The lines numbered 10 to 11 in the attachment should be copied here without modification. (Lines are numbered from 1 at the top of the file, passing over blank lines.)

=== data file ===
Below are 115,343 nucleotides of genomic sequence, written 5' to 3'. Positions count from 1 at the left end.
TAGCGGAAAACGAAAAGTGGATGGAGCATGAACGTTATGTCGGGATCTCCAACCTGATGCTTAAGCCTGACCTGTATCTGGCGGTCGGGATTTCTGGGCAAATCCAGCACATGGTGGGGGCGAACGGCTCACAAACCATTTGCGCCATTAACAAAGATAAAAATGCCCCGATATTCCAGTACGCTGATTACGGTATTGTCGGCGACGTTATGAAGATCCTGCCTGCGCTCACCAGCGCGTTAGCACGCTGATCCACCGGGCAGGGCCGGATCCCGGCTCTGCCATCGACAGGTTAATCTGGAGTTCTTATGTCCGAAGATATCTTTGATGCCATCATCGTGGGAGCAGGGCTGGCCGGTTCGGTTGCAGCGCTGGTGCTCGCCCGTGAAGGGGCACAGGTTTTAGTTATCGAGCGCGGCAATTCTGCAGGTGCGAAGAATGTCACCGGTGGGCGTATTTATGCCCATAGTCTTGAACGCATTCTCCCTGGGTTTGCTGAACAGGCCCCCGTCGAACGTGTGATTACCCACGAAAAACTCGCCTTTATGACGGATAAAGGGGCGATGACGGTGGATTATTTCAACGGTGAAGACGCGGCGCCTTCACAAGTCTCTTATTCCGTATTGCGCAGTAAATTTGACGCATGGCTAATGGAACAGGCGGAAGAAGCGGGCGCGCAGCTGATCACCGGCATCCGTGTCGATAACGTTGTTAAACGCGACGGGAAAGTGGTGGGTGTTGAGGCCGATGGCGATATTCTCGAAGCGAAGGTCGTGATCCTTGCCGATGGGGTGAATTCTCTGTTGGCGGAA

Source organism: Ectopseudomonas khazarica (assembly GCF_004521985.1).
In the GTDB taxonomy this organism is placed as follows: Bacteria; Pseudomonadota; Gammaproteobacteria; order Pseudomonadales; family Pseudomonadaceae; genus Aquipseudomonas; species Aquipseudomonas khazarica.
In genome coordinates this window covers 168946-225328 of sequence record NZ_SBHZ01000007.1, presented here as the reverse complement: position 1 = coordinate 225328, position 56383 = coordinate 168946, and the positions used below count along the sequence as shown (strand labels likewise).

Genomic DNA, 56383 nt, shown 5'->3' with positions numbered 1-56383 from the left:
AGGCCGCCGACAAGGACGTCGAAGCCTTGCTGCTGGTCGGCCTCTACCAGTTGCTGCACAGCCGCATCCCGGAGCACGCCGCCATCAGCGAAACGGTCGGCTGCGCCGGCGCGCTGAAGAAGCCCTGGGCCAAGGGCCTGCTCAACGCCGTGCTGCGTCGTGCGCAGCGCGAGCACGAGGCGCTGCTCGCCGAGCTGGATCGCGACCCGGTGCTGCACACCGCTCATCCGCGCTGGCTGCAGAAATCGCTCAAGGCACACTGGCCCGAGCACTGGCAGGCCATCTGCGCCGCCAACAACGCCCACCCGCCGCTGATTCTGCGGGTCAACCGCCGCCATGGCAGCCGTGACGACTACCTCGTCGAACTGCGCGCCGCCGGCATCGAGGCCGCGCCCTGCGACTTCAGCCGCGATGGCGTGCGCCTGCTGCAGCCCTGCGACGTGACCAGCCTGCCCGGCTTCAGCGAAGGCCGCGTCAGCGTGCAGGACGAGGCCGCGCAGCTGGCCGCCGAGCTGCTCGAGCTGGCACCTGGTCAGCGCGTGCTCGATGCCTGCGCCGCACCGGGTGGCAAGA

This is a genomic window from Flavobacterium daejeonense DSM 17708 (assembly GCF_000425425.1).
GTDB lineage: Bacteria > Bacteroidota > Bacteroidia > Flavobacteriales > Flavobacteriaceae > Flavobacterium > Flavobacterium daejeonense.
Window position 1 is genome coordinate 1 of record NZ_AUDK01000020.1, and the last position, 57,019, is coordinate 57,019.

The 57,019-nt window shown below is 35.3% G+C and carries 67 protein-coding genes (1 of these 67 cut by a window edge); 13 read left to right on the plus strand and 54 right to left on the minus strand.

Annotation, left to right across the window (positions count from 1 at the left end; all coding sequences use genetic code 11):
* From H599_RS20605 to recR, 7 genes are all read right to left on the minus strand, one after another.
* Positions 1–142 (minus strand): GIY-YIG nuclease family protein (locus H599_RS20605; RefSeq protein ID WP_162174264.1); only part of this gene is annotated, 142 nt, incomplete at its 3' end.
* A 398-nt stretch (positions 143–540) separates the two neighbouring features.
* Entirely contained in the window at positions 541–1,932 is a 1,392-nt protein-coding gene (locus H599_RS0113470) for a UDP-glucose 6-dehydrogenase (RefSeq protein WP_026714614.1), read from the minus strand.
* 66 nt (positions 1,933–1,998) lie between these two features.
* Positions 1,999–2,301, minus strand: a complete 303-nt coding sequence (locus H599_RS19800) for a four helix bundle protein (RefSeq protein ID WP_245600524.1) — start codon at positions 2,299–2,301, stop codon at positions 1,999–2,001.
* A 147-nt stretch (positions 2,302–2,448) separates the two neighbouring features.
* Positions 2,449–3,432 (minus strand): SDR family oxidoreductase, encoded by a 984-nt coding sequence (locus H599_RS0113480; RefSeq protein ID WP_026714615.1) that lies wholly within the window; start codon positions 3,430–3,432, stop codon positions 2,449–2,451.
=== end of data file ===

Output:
Window position 1 is genome coordinate 1 of record NZ_AUDK01000020.1, and the last position, 57,019, is coordinate 57,019.

The 57,019-nt window shown below is 35.3% G+C and carries 67 protein-coding genes (1 of these 67 cut by a window edge); 13 read left to right on the plus strand and 54 right to left on the minus strand.